Postby Josh Hess » Sat Dec 31, 2016 7:46 pm

Since the last update, I have done a lot of code work. The remote now has a fully functioning menu system that is object based. I had to get a lot of help to learn how to do this as the original method I was using (array) was getting very messy. I have also made a few minor revisions to the housing and printed it in black. It looks very good in black! :D
1.jpg

3.jpg

4.jpg


There are a few things I am sorting out before moving to the BLE when I get back from break. Firstly, the tactile switches I got from amazon seem to be low quality and don't always remain activated even when clicked. This presents a safety concern especially with the trigger button as it will cut the throttle if not pressed (or not pressed hard enough). I have looked at a few different types I had laying around the house and they all don't seem to have this issue. I have just placed an order from Mouser for a few different types of switches from Panasonic with low actuation force so I will spend some time trying these different ones.
Another thing I want to do is rewire the display and buttons. The display is currently running over I2C and it has a fair bit of latency compared to SPI. I have it in I2C to conserve digital pins for the buttons, but I forgot I can do a digital read from the analog pins as well. :roll:
The last thing I want to work out is the font for the menu and main display screen. Right now I am using the default font from the GFX library and it's fine but when you want to make it bigger, the only way is to scale it and it looks very low res and blocky. There are other fonts but whenever I call them, they are much bigger than I would like (even the 9pt). I have played with it for hours and looked it up with no avail. I will have to make a post about it on the Adafruit forums to get it sorted out. :?

Anyway, as usual, updates to come!
Cheers!
Science may set limits to knowledge, but should not set limits to imagination.

bolterican
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Joined: Thu Jan 05, 2017 8:41 pm

Re: Arduino VESC Remote

Postby bolterican » Thu Jan 05, 2017 9:04 pm

It's a really cool job.

I am also making a remote contoller, but the design of my remote is not very good.

If you do not mind, can I get the STL file from your remote?

My email is [email protected].

Thank you.
Attachments
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Josh Hess
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Re: Arduino VESC Remote

Postby Josh Hess » Thu Jan 05, 2017 9:47 pm

Hello bolterican,
I will send the current files over to you via direct message so you can test them out. I still have a few revisions before I release them along with the schematic and code so stay tuned for updates.
Cheers!
Science may set limits to knowledge, but should not set limits to imagination.

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Josh Hess
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Re: Arduino VESC Remote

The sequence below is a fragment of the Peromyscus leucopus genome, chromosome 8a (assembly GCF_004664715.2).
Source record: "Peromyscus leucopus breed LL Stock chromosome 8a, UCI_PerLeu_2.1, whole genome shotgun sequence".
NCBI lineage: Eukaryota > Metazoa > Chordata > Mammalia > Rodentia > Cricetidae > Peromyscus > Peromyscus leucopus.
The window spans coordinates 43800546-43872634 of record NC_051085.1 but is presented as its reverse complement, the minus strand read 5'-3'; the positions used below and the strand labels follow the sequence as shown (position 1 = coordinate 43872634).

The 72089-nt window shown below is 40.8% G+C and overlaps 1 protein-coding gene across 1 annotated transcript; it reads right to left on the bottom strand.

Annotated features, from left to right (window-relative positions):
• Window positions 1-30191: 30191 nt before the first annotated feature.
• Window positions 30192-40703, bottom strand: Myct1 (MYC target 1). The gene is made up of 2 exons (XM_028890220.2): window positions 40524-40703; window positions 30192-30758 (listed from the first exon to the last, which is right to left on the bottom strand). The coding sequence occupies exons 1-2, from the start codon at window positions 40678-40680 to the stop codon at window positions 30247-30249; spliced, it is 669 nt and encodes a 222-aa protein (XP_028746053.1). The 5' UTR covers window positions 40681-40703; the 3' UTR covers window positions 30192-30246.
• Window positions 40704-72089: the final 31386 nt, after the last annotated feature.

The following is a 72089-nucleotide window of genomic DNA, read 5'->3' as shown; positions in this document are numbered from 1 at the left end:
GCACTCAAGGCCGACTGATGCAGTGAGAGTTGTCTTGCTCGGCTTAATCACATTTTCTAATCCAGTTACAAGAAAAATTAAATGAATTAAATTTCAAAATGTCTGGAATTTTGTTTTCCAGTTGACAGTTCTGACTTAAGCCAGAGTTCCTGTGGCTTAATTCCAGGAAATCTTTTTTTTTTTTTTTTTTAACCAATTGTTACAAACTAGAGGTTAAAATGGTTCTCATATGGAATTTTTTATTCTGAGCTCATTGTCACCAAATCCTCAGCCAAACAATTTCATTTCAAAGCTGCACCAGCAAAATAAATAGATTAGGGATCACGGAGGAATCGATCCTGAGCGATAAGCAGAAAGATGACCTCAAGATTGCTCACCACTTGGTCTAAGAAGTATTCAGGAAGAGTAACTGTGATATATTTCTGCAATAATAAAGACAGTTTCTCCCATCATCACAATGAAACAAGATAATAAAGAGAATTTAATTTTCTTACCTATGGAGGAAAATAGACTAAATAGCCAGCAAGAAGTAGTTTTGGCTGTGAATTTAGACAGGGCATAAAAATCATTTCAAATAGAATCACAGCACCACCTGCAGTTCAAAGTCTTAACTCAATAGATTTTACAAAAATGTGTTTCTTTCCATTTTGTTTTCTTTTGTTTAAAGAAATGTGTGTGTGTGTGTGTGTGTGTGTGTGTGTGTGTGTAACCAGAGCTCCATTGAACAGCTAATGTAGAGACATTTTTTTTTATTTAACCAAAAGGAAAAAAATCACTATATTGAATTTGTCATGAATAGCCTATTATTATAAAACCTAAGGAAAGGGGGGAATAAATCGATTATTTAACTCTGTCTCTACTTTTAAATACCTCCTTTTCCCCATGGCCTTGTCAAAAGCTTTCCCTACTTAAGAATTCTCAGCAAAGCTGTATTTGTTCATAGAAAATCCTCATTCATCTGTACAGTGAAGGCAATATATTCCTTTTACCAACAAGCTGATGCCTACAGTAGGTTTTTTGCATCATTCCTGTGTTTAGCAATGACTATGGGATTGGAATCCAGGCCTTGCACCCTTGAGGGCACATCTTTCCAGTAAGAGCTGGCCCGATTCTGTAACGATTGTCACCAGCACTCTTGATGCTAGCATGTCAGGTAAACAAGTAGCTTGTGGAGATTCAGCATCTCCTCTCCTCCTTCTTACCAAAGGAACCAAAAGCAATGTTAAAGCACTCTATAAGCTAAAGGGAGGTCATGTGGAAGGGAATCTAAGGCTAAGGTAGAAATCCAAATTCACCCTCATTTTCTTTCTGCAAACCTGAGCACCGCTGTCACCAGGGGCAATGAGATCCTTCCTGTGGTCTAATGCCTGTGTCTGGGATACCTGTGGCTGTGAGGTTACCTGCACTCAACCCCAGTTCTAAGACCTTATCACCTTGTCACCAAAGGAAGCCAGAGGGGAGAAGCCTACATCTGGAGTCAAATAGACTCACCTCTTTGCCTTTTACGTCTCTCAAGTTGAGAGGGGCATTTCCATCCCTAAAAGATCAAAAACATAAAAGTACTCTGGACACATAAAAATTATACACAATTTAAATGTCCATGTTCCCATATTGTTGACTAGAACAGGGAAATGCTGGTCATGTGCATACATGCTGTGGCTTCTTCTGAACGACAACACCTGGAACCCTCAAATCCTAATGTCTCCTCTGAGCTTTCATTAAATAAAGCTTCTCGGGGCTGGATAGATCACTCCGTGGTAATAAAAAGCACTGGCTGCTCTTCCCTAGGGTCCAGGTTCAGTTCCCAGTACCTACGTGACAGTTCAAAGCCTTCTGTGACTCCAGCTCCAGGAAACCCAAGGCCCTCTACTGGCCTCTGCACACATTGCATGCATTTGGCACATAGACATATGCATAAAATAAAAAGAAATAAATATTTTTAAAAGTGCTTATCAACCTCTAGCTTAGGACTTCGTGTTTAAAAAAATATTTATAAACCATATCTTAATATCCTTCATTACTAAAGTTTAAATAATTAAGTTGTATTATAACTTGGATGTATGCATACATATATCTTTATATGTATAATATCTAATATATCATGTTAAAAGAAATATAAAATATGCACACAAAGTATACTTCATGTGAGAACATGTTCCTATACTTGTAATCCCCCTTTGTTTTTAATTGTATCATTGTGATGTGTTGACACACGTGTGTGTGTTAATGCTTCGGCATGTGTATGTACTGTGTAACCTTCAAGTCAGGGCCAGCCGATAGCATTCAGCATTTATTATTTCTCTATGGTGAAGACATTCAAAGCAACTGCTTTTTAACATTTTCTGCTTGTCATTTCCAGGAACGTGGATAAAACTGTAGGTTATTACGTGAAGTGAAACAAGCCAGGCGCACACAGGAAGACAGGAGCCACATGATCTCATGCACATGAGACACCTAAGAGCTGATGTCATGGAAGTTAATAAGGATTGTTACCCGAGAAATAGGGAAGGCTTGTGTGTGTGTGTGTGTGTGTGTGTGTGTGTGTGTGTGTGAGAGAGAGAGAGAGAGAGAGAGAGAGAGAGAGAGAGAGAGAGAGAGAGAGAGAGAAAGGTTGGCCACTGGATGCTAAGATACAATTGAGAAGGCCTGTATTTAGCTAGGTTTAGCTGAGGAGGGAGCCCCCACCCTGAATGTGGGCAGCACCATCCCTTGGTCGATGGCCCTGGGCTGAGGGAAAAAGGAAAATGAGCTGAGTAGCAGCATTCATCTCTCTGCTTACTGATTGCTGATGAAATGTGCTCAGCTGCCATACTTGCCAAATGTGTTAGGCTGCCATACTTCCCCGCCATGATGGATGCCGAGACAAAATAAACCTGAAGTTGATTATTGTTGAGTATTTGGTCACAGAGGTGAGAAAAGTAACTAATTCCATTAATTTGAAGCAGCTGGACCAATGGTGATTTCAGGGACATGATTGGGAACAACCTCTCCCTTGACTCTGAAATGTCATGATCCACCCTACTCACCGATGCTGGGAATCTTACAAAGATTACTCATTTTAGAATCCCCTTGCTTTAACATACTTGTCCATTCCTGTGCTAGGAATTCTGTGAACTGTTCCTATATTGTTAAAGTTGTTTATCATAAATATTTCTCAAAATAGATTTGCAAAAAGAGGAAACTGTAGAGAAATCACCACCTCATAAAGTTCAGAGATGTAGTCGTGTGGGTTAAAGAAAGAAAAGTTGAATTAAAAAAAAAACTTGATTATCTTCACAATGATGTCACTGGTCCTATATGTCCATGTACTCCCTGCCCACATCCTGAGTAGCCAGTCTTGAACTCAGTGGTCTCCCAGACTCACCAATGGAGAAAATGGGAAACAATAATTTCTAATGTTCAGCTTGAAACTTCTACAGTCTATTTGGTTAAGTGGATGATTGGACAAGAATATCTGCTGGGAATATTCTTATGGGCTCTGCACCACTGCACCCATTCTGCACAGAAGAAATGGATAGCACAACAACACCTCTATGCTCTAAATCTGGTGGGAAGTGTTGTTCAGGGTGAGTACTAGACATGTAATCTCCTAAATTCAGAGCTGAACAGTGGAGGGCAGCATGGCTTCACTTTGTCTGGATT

Postby Josh Hess » Thu Jan 12, 2017 12:10 pm

My new tact switches came in and wow are these sensitive! When I first installed them in the remote, I didn't think it was clicking at all. I guess 1N of force is not a lot. Anyway, these may be a bit too soft so I will order some 2N and some 3N ones to play with. Also, these new switches have the same problem as the old with them not activating even when clicked if not enough pressure is applied. Since this is the case, I have thought of a way to implement a spring-like cantilever into the trigger part itself such that when held down, it will apply a constant pressure to the switch even if there is noise in the pressure applied to the trigger itself. This also will also give the trigger a longer throw and will ensure the switch is activated within a larger pressed down range of the trigger. I will begin the redesign of this part today and should have a working prototype within the next few days.

I also rewired the display to SPI and wasted a few hours troubleshooting it to realized that I forgot to desolder the two bridged pads on the back of the display that enables I2C. I am however having some errors in my code that I will have to sort out before continuing with it.

Anyway, updates to come!
Science may set limits to knowledge, but should not set limits to imagination.

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Josh Hess
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Re: Arduino VESC Remote

Postby Josh Hess » Fri Jan 13, 2017 9:19 pm

Well, things moved a bit faster than I anticipated. I was able to print my trigger prototype and increment through a few revisions very quickly since the build time for it was only 10 minutes. I ended up having 4 revisions to get the print uniform and the feeling satisfactory. Here are some pictures of the revisions and a video comparing the old trigger to the new one:
IMG_7835.jpg



youtu.be/RSL3s4L68RA

I am very happy with how this feels and how well it works. This has been a concern for quite a while so I am glad to see it resolved. I still feel that the switch requires a bit too much force to activate. I'm guessing it is a 6 or 7 Newton activation. I will be finding and ordering some new switches in the same form factor with 2N, 3N, 4N, and 5N activation forces. I think the 3N will be best but I will try all to see.

As usual, updates to come!
Science may set limits to knowledge, but should not set limits to imagination.

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Re: Arduino VESC Remote

Postby Josh Hess » Sat Mar 18, 2017 3:47 pm

An update on the BLE module. Although I was successful in flashing a different firmware on it that supported central mode, this module is proving to be very difficult to use as a serial passthrough. I have started looking at other options and have decided to move away from arduino all together and to just design and PCB my own board with a better module. Unfortunately, this means I won't be releasing the code I wrote for the arduino. I would say it is still possible to use the Adafruit feather m0, but with an nRF module with RollingGecko's code. However, this presents other potential safety issues, so I won't be pursuing this at all and will be moving forward with my custom BLE-based solution.
Science may set limits to knowledge, but should not set limits to imagination.